Compass Housing Services: Delivering the New Urban Agenda at the local level.

Compass Housing Services: Delivering the New Urban Agenda at the local level.

1.Compass Housing Staff Receiving Deep Place Training. 
As a provider of social housing in Australia and New Zealand, Compass Housing confronts the problem of poverty and social exclusion daily.  Our tenants are drawn from the lowest income groups and experience complex patterns of social exclusion.  Many tenants experience poor physical and mental health and long-term economic inactivity is the norm.  As a ‘socially regenerative’ housing provider we welcome the responsibility to improve the social and economic outcomes of our tenants.  To do this we link tenants to a wide range of social support agencies and regularly assess their social wellbeing as part of our tenancy management model. 
Compass also manages localities of high concentrations of poverty and is interested in more communal approaches to poverty eradication.  In this we link to both the Sustainable Development Goals and the New Urban Agenda and we are currently integrating these frameworks into our corporate planning and strategic operations.  In attempting to develop a sustainable model of social and economic development we have adopted the Deep Place method of achieving equitable and sustainable communities.
The Deep Place method was developed in Wales, UK to create environmentally sustainable solutions to long-term relative poverty in post-industrial communities.  It has since been developed in a range of socio-economic contexts and at varying spatial levels. It commences from the viewpoint that the greatest asset of any place is its people.  Connecting people and place is the starting point to create liveable and inclusive places.  The Deep Place method connects the physical with the social space and addresses poverty eradication and environmental sustainability.  Consequently, the approach closely aligns with the UN Sustainable Development Goals and the New Urban Agenda.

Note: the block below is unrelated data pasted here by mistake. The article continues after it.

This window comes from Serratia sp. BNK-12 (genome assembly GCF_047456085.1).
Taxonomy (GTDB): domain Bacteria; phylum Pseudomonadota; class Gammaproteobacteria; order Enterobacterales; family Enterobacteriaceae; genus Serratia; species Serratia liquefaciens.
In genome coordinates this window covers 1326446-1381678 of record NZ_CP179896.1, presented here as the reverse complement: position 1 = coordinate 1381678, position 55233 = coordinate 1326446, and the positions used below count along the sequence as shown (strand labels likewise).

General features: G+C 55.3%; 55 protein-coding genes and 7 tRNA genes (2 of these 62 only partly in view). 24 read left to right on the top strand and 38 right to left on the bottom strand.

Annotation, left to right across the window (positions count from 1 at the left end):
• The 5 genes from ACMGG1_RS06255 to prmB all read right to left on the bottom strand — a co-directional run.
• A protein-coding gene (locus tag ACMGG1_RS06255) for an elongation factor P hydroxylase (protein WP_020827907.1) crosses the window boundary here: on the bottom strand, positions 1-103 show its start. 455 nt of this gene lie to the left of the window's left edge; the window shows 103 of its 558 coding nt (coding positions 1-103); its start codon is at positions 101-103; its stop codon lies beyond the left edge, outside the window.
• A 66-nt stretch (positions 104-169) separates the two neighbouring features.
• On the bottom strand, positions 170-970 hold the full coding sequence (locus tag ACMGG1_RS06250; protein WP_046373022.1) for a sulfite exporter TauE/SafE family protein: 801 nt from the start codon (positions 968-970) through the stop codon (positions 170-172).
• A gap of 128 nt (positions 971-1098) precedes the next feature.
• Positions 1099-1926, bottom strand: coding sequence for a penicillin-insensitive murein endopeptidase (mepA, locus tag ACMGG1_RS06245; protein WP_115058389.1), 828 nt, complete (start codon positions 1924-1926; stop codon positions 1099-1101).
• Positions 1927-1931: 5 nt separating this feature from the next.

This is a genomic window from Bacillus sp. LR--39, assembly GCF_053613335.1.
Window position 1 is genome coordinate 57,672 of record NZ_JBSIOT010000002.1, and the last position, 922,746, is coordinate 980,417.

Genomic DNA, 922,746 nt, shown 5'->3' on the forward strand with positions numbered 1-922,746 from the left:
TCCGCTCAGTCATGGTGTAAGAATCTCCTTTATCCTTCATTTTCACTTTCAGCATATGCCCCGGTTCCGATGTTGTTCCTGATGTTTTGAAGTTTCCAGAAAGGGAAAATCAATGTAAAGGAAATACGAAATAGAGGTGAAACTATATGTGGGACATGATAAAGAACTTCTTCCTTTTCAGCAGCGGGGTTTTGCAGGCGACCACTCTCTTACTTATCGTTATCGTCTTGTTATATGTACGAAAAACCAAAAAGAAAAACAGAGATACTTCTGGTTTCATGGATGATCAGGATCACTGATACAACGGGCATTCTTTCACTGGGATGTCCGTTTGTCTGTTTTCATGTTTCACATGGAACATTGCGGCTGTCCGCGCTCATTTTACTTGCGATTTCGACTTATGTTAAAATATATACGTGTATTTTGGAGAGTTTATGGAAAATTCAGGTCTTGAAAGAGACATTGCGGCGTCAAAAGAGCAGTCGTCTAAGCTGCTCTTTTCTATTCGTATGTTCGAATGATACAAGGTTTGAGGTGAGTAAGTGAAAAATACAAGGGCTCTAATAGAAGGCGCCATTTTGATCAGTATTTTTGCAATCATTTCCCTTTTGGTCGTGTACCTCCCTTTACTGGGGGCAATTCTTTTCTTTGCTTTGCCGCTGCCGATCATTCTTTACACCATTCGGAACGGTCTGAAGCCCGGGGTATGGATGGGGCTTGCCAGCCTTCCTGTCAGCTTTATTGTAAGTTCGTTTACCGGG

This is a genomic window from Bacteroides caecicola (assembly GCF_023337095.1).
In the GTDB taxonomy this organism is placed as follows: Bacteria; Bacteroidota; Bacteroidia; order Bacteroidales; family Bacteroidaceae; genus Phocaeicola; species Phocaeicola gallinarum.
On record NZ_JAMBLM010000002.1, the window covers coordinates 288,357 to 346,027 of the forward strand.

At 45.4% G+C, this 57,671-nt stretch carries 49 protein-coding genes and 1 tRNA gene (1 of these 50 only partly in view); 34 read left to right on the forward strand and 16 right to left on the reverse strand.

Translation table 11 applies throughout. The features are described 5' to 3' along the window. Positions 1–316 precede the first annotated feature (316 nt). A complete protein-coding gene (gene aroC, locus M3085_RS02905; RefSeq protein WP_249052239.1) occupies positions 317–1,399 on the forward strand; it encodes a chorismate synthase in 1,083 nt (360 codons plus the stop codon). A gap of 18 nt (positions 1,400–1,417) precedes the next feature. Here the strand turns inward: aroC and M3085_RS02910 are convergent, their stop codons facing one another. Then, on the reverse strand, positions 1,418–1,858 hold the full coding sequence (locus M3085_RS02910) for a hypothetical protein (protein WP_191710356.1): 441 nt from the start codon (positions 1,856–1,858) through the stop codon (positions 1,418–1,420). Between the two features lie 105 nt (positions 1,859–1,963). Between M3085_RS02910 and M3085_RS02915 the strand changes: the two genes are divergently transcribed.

The Deep Place method brings three core concepts together in a triangulated methodology to coordinate, curate and plan for more vibrant and equitable communities:
Deep Place integrates thee innovative development strategies:
  • Transition thinking: the environmental imperative demands that we find new approaches to old problems and that we neutralise, or make positive, our environmental footprint.
  • Total Place thinking: is an innovative approach to the design and delivery of public services that focuses impact, reduces wasted effort and aligns services with citizens needs and expectations.
  • Foundational Economy: recognises the economic impact and further potential of the local economy that meets our everyday needs of food, shelter, transport, energy, healthcare and education to create equitable economic development at the local level.
 
2. Opening of Compass Housing Community Centre and Stage, Freswota, Port Vila.
The Deep Place method identifies the need for purposeful collaboration between multiple levels of government, civil society and the private sector.  Deep Place planning advocates the creation of a ‘coalition for change’ to target resources and services to maximize their positive impact.
The first Deep Place study in Australia was of the community of Muswellbrook NSW and will be followed in 2018 by further studies in Cessnock and Taree, NSW.  Compass has also recently completed two development projects in Vanuatu to restore community facilities destroyed by a cyclone in 2015.  Building on this experience, in 2018 Compass Housing will conduct a national level Deep Place study in a Pacific nation context to inform future development activities.
The Deep Place method is supported by the Deep Place Centre (www.deepplace.org) where you can view the Deep Place studies conducted to date.  In Australia, Deep Place is a collaboration between the Centre and Compass Housing Services (www.compasshousing.org).  Both organisations are committed to the creation of equitable and sustainable communities and support the achievement of the United Nations Sustainable Development Goals (SDGs)and the United Nations Habitat New Urban Agenda. 
 

Author: Prof Dave Adamson.
Photo credits: CHS(cc).